Chris Vlahonasios is a law graduate from Victoria University and Orthodox media writer for TRANSFIGURE Media.
Meet Abbot Tryphon – you may know him from his popular blog, ‘The Morning Offering’, or perhaps you’ve read one of his many books or follow him and his Monastery’s Facebook page? However, do you know the ‘real’ Abbot Tryphon? According to the world’s largest social media platform, Facebook, Abbot Tryphon can no longer be an ‘Abbot’ and must use his ‘real name’…does anyone know by what other name or names he goes by because I sure don’t!
On Holy Monday, Day 2 of Holy Week, Abbot Tryphon was shut-out of his Facebook account because he still used his spiritual title. This is truly abhorrent. As the Abbot wrote on his blog, this could not come at a worse time: Holy Week and the great Feast of Feasts. Not only is this a great injustice towards Abbot Tryphon, but it shows a great lack of sensitivity to all Orthodox priest, monastics, deacons, bishops, as well as Christians from other dominations.
Earlier this year, Facebook announced it would take steps to enforce its ‘real/legal name’ policy, which has been part of the company’s terms and conditions for many years. This policy extends to not just religious people but professionals and those using pseudonyms. According to Facebook, it’s to ensure users “always know who [they’re] connecting with.” But how can you find someone or identify them if the name they’re required to use on Facebook doesn’t match the one they’re known by in the real world? But more importantly, there’s a reason why their names are different from those of most people. When someone becomes a priest/monk/nun/bishop, they effectively ‘die’ to their old self and are given a new name. This is highly symbolic and an ancient tradition of our Church.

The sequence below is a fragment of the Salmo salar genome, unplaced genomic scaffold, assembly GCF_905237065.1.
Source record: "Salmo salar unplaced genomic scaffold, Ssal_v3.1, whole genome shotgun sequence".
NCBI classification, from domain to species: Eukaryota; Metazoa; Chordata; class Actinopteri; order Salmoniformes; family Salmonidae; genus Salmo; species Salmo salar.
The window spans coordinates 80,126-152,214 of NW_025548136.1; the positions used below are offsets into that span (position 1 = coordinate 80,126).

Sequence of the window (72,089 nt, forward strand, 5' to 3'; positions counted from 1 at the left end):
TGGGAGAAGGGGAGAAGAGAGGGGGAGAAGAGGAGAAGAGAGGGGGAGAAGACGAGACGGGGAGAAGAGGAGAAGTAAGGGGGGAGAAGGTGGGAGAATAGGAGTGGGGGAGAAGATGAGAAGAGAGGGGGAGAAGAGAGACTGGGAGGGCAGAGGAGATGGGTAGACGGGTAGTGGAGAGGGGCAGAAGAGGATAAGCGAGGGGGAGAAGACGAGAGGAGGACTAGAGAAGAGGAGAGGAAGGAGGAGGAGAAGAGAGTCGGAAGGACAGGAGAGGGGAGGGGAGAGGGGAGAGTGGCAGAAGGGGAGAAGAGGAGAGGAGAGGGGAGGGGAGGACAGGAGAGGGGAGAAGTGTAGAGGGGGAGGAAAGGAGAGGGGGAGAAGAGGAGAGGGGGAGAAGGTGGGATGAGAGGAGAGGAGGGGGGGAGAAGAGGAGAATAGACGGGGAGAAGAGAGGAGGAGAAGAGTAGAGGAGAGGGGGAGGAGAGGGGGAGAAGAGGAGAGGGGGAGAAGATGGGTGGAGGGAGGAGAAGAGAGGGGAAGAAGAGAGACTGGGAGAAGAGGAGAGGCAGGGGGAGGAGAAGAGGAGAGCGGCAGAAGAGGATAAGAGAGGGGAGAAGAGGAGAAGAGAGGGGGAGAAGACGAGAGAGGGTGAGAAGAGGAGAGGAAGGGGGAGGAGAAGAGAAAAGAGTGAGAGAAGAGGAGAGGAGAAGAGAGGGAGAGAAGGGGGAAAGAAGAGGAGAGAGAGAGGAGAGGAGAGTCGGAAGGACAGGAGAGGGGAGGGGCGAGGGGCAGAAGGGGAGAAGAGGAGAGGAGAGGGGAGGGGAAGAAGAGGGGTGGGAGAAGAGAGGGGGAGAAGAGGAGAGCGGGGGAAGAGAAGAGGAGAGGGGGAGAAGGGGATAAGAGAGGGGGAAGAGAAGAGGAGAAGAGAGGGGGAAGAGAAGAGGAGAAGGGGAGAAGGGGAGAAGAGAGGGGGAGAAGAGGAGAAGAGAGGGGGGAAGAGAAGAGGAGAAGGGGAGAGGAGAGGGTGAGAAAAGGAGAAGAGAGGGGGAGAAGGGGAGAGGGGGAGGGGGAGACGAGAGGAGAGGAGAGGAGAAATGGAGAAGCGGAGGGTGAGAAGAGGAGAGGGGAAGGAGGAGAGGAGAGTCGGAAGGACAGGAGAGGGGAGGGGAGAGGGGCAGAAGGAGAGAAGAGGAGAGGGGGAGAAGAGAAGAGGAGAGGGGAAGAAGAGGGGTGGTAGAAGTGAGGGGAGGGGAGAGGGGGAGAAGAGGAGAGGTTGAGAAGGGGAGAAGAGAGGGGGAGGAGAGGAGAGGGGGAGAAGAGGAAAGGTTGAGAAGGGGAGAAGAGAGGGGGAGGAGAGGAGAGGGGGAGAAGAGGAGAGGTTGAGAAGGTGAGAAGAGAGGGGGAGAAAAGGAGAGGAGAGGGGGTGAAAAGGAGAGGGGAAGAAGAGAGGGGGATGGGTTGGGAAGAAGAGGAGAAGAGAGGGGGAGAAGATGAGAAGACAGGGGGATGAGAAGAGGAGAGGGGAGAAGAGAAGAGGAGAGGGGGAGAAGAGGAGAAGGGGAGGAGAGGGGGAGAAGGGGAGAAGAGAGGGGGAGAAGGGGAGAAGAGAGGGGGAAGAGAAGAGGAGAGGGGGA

It’s important to point out how this policy affects several important values granted to all members of society. It affects clergy’s:
- Freedom of association – it prevents clergy from being easily identified so as to connect and interact online.
- Right to communication – as in the case of Abbot Tryphon, our spiritual leaders may be unable to publish information if they don’t agree to the policy.
- Freedom of religion – restricting the use of spiritual titles oppresses the individual from freely exercising their Faith in an open environment.
- Reducing one’s identity – every person is supposedly free to express their personality and perception of self. Re-categorizing priests and bishops to be named like the rest of us greatly reduces diversity and uniqueness, qualities supposedly valued in Western societies.
Due to this experience, an online petition has been set up where you can show your support and ask Facebook to allow our clergy and monastics the right to use their spiritual titles. Please be sure to share this with your friends and spread the word.
Watch Abbot Tryphon in the award-winning short documentary, Men In Black (Byzanfest 2015, Audience Favourite), which explores why monastics and priest dress differently from the rest of us – another example of how we express our unique identity.
Posted by the Orthodox Christian Network. You can find the Orthodox Christian Network on Google+